The parties had agreed that the partnership accountants should be Richard Anthony & Co, who had been Mr Bishop's accountants for many years. Mr Levy of Richard Anthony & Co prepared draft accounts for the partnership for the year to 31 December 2007 which were provided to the partners at a meeting in January 2009. Mr Golstein had a number of queries on the draft accounts which he considered did not reflect the Heads of Agreement. As far as Mr Golstein is concerned, his queries have never been satisfactorily addressed and although a number of drafts of the 2007 accounts (and later the 2008 accounts) were in due course produced, none of them have been agreed.


During 2009 the relationship between the partners deteriorated. Mr Golstein found that his queries on the draft accounts were not being answered and his requests for payment of what he considered to be due to him were ignored; he was anxious to have a meeting with Mr Bishop and Mr Levy to review and agree the draft accounts, but no meeting took place and Mr Golstein blames Mr Bishop for this. Mr Bishop himself had come to the conclusion that he was deriving little benefit from the arrangements, and did not wish to continue with matters as they were. He started looking for another firm who could take over the practice; and in September 2009 told Mr Golstein that he would close B&G by 31 March 2010 if it had not been absorbed into another firm. Mr Golstein's response was a long letter of 30 September 2009 setting out his position and his complaints against Mr Bishop. Among other things he said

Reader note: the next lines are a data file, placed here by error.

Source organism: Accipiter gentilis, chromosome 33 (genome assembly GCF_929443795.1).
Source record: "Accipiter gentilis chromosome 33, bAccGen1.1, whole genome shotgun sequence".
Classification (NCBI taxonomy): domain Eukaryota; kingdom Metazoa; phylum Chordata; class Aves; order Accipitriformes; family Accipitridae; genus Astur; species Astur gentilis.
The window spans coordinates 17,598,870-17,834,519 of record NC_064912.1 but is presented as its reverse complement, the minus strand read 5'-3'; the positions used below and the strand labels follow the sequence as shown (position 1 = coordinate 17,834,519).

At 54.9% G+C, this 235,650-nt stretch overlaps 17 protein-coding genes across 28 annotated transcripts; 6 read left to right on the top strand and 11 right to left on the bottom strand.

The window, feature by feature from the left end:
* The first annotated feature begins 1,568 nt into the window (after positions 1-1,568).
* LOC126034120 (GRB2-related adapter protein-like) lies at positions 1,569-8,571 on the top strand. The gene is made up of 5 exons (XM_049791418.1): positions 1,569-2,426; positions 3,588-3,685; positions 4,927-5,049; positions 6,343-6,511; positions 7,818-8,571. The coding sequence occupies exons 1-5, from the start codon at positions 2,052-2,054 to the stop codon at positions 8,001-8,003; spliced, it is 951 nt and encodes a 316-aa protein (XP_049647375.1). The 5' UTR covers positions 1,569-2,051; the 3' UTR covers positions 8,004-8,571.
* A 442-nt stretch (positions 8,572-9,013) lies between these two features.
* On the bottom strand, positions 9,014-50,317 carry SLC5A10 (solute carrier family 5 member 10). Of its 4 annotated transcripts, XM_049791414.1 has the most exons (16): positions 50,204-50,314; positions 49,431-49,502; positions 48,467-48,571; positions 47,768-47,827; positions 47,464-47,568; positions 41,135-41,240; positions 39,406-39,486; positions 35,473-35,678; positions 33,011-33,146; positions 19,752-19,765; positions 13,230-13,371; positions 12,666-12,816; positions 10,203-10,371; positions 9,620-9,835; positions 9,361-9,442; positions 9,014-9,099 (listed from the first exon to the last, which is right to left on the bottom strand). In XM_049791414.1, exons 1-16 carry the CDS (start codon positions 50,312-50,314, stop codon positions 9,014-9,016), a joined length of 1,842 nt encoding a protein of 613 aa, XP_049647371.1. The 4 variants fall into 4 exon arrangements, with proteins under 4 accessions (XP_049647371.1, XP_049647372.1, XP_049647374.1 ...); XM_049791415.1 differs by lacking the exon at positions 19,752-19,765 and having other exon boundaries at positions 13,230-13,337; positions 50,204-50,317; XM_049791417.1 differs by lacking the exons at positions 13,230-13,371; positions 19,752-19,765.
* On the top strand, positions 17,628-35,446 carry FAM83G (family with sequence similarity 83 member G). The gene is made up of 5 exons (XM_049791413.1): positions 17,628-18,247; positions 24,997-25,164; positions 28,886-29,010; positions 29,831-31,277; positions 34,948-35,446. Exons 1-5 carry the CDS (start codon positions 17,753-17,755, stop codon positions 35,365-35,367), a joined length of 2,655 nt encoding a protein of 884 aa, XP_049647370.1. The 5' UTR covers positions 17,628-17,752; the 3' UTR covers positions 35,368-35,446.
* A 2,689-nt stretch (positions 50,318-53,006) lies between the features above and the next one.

"We could always discuss our own respective positions afresh. However I personally think we are both far too unhappy to consider continuing and leave our fates in the hands of the Law Society and the SRA."

(The reference to the SRA is to the Solicitors Regulation Authority which was in the process of carrying out an investigation into various aspects of the firm's accounting practices.)


At a meeting between the partners on 28 October 2009 Mr Bishop went so far as to say that he did not regard the Heads of Agreement as binding on him (an assertion subsequently withdrawn), and by November 2009 the relationship had completely broken down. Mr Golstein relied on his rights, as he saw them, under the Heads of Agreement; Mr Bishop regarded Mr Golstein as trying to take more out of the partnership than he was bringing in, which he saw as unfair, unreasonable and unrealistic.


By the end of November 2009 Mr Golstein had consulted outside solicitors, Healys LLP, who conducted a...

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2 cases
  • Eoghan Flanagan (Petitioner) v Liontrust Investment Partners Llp and Others
    • United Kingdom
    • Chancery Division
    • 24 July 2015
    ...partnership agreements governed by the 1890 Act: see Mullins v Laughton at [87] to [93] per Neuberger J and Golstein v Bishop [2013] EWHC 881 (Ch), [2014] Ch 131, at [114] to [123] per Christopher Nugee QC. The latter case went to the Court of Appeal, but on different grounds which involve......
  • Golstein v Bishop
    • United Kingdom
    • Court of Appeal
    • 5 February 2014